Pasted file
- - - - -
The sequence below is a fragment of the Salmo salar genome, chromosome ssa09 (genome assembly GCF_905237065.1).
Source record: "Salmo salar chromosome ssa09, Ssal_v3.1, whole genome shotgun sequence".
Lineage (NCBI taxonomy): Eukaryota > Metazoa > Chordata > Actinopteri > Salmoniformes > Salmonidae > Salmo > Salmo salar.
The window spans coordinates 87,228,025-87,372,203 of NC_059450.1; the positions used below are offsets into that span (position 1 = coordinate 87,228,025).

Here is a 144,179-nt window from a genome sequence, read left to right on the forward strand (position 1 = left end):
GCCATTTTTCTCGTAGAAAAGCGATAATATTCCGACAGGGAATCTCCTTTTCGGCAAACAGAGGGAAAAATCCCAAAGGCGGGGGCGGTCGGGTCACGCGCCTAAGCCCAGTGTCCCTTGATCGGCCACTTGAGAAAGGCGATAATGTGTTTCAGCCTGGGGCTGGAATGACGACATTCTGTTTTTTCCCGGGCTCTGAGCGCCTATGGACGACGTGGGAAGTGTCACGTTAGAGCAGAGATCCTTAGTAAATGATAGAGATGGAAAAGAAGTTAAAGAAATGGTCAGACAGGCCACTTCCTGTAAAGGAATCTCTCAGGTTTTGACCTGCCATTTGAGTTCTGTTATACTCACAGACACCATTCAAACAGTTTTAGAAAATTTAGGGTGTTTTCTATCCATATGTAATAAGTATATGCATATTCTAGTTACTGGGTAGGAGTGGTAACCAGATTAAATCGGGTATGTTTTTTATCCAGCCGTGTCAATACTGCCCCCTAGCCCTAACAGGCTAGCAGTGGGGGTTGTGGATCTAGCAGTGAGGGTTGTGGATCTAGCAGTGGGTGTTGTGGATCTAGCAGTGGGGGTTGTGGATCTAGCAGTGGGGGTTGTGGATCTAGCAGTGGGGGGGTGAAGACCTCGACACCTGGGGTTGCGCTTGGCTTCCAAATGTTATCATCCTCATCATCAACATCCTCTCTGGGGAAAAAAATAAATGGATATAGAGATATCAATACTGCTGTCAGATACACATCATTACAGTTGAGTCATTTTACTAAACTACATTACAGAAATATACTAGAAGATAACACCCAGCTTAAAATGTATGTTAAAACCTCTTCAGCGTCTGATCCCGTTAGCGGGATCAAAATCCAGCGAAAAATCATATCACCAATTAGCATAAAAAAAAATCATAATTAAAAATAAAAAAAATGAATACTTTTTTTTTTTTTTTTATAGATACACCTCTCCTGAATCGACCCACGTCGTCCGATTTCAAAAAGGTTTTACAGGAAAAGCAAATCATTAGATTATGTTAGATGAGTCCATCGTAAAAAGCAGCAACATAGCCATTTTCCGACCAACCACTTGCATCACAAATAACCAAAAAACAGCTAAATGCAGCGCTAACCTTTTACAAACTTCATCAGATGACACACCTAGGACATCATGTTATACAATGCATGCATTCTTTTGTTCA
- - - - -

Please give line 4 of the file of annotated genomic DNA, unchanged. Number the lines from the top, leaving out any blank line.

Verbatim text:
The window spans coordinates 87,228,025-87,372,203 of NC_059450.1; the positions used below are offsets into that span (position 1 = coordinate 87,228,025).